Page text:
Man, it was cold in early January! What’s with the temperature? On January 3, 2015, the temperature hit 3°F with a windchill of -8 in St. Louis. In Kansas City, it was 3°F with a windchill of -11. In Springfield, MO, it was 2°F with a windchill of -14. Meanwhile, in Chicago it was -14°F with a windchill of -27. It was even worse last year: in January 2014, the temperature in St. Louis hit -8, while in Kansas City and Springfield it hit -11 and -10°F.
Why is it so cold? Isn’t there this thing called global warming going on?
First, it is not as cold as we all may think. There may have been days of bitter cold, but there were also days of unusual warmth: for instance, in St. Louis, Kansas City and Springfield the temperature hit 60, 57, and 62°F, respectively, in January 2014. The same thing may happen in 2015 before January is over.
For Missouri as a whole, during January 2014, the average temperature was 25.9°F, only 3.9° colder than average, ranking it as the 22nd coldest January in the 120 years since record keeping began (see first chart at right). For comparison, the coldest January in Missouri averaged 13.9°F, 12° colder. For the United States as a whole, January 2014 was slightly warmer than average, at 30.54°F, the 55th warmest on record.
(Click on chart for larger view.)
For the entire world, the average temperature for January 2014 was 0.64°C warmer than the long-term average, making 2014 the 5th warmest January on record (see second chart on right). Unfortunately, the Climate at a Glance data portal does not provide actual global temperature time series, only anomaly time series.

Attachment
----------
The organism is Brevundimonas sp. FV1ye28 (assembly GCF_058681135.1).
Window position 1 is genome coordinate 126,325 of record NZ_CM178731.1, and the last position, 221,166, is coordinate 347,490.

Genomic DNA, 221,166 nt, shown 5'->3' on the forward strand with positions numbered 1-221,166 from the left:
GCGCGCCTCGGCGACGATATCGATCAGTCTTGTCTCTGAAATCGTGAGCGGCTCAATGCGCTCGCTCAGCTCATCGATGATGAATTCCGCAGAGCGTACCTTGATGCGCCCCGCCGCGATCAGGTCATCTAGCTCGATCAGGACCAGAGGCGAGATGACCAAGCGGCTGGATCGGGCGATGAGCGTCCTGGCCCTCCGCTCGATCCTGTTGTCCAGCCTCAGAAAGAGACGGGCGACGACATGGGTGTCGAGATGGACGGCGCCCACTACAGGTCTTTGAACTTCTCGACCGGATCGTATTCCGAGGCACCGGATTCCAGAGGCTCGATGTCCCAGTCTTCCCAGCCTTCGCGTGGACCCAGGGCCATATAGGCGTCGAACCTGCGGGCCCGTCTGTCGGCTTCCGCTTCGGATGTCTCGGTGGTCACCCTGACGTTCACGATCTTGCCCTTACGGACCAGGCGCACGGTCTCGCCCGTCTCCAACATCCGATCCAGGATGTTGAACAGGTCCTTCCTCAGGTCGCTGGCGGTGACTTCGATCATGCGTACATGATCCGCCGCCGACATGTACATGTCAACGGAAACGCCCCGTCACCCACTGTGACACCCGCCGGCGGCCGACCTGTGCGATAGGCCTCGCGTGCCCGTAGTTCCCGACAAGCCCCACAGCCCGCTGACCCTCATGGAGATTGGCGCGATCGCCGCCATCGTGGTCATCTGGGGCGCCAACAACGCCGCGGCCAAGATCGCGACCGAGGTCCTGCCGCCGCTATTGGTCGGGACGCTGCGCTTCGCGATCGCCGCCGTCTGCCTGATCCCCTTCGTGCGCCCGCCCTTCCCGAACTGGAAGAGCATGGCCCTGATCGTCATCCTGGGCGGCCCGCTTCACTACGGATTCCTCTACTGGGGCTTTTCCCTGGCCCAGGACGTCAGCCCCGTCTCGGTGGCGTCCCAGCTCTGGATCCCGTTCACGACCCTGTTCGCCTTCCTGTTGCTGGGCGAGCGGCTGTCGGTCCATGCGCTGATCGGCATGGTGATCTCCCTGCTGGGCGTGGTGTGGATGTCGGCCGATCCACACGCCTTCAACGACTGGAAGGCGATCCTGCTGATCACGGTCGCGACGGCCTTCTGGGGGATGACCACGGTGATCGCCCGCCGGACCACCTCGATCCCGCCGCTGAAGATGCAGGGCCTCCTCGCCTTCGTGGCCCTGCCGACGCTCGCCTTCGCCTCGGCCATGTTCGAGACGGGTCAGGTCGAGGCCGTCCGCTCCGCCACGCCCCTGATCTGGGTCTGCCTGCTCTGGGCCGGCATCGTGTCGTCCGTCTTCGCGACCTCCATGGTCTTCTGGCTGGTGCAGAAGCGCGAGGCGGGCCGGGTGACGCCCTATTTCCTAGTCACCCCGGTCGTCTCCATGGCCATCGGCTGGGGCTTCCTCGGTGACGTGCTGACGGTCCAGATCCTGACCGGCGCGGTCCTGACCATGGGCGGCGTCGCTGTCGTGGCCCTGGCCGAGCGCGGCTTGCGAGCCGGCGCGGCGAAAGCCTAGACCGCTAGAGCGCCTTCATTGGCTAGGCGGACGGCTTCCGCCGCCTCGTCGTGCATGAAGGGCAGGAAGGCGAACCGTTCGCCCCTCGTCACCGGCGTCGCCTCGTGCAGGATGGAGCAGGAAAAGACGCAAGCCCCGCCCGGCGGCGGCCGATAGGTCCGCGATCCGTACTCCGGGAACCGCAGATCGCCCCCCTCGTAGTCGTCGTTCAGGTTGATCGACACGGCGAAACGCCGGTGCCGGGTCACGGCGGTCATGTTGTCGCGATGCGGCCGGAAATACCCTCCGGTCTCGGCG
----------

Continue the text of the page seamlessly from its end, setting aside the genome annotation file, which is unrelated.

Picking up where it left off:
The third chart at left shows what is really happening in Missouri. The red line shows the average temperature for January from 1885 through 2014. The dashed red line shows the trend over that time period. Overall, the average temperature in Missouri during January does not seem to be changing much.
The blue line in the chart shows the difference between the highest temperature and the lowest temperature during January. This is a measure of how variable our temperature is from day-to-day. The dashed blue line shows the trend. Overall, the difference between the high and low is decreasing slightly, but that disguises what’s really happening. During the first half of the 20th Century, there was relatively little variation between years, the highest and lowest temperatures during January didn’t differ by too much. But since the 1960s, the peaks and valleys of the blue line have spread out, meaning that some years there is less than usual variation, some years there is more than usual. Some years January is pretty “all-the-same,” and other years it is “all over the place.”
What does this mean? I don’t know. It would be a great topic for a research paper. I do know that there is an explanation for the “all over the place” years, and that will be the subject of the next post.
Source for January 2014 and January 2015 high and low temperatures in St. Louis, Kansas City, and Springfield, MO: The NOW/data database published by the National Atmospheric and Oceanographic Administration. To access the NOAA Local Forecast Office for each city, google “weather [city name]. Select the option with the URL that begins “www.crh.noaa…” On the webpage of the forecast office, in the column on the left, select “climate:local.” On the Local Climate webpage, select the “NOWdata” tab.Use the query portal to define your search. I searched for the St. Louis, Kansas City, and Springfield Areas, Daily Data for A Month, and 2014-01.
Source for Missouri and USA data: Climate At A Glance data portal, National Atmospheric and Oceanographic Administration. http://www.ncdc.noaa.gov/cag.